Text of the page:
Human herpesvirus 6A induces apoptosis of primary human fetal astrocytes via both caspase-dependent and -independent pathways
1 Department of Neurosurgery, First Affiliated Hospital of Nanjing Medical University, Nanjing 210029, China
2 Department of Microbiology and Immunology, Nanjing Medical University, Nanjing 210029, China
3 Tumor Immunobiology Program, James Graham Brown Cancer Center, University of Louisville, Louisville, KY 40202, USA
Virology Journal 2011, 8:530 doi:10.1186/1743-422X-8-530Published: 12 December 2011
Human herpesvirus 6 (HHV-6) is a T-lymphtropic and neurotropic virus that can infect various types of cells. Sequential studies reported that apoptosis of glia and neurons induced by HHV-6 might act a potential trigger for some central nervous system (CNS) diseases. HHV-6 is involved in the pathogenesis of encephalitis, multiple sclerosis (MS) and fatigue syndrome. However, the mechanisms responsible for the apoptosis of infected CNS cells induced by HHV-6 are poorly understood. In this study, we investigated the cell death processes of primary human fetal astrocytes (PHFAs) during productive HHV-6A infection and the underlying mechanisms.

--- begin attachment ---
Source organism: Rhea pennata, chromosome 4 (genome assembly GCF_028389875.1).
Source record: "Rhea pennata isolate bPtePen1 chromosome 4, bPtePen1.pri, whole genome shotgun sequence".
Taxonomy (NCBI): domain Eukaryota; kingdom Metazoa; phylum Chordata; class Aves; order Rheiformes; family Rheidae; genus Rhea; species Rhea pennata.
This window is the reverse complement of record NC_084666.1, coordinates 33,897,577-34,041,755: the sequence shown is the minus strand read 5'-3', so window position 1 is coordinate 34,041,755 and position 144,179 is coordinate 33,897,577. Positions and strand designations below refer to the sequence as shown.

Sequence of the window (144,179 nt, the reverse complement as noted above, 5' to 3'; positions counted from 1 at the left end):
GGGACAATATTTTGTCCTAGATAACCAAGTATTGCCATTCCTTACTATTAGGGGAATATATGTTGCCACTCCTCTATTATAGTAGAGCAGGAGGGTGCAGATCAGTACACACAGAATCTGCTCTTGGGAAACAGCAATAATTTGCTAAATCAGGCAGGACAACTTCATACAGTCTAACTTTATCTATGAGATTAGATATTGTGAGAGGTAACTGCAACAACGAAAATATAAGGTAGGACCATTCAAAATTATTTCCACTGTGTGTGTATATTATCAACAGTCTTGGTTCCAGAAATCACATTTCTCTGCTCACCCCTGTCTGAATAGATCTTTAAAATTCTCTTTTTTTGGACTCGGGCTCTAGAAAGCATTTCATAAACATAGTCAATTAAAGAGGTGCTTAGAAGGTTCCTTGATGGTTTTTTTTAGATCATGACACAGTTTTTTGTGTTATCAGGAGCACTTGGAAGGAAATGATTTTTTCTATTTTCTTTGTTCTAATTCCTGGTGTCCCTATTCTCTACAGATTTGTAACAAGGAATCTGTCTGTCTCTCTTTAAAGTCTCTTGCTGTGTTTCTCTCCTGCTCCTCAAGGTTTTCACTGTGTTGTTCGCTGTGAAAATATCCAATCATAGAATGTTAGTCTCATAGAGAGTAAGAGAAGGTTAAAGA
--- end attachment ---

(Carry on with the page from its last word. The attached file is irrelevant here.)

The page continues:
HHV-6A can cause productive infection in primary human fetal astrocytes. Annexin V-PI staining and electron microscopic analysis indicated that HHV-6A was an inducer of apoptosis. The cell death was associated with activation of caspase-3 and cleavage of poly (ADP-ribose) polymerase (PARP), which is known to be an important substrate for activated caspase-3. Caspase-8 and -9 were also significantly activated in HHV-6A-infected cells. Moreover, HHV-6A infection led to Bax up-regulation and Bcl-2 down-regulation. HHV-6A infection increased the release of Smac/Diablo, AIF and cytochrome c from mitochondria to cytosol, which induced apoptosis via the caspase-dependent and -independent pathways. In addition, we also found that anti-apoptotic factors such as IAPs and NF-κB decreased in HHV-6A infected PHFAs.
This is the first demonstration of caspase-dependent and -independent apoptosis in HHV-6A-infected glial cells. These findings would be helpful in understanding the mechanisms of CNS diseases caused by HHV-6.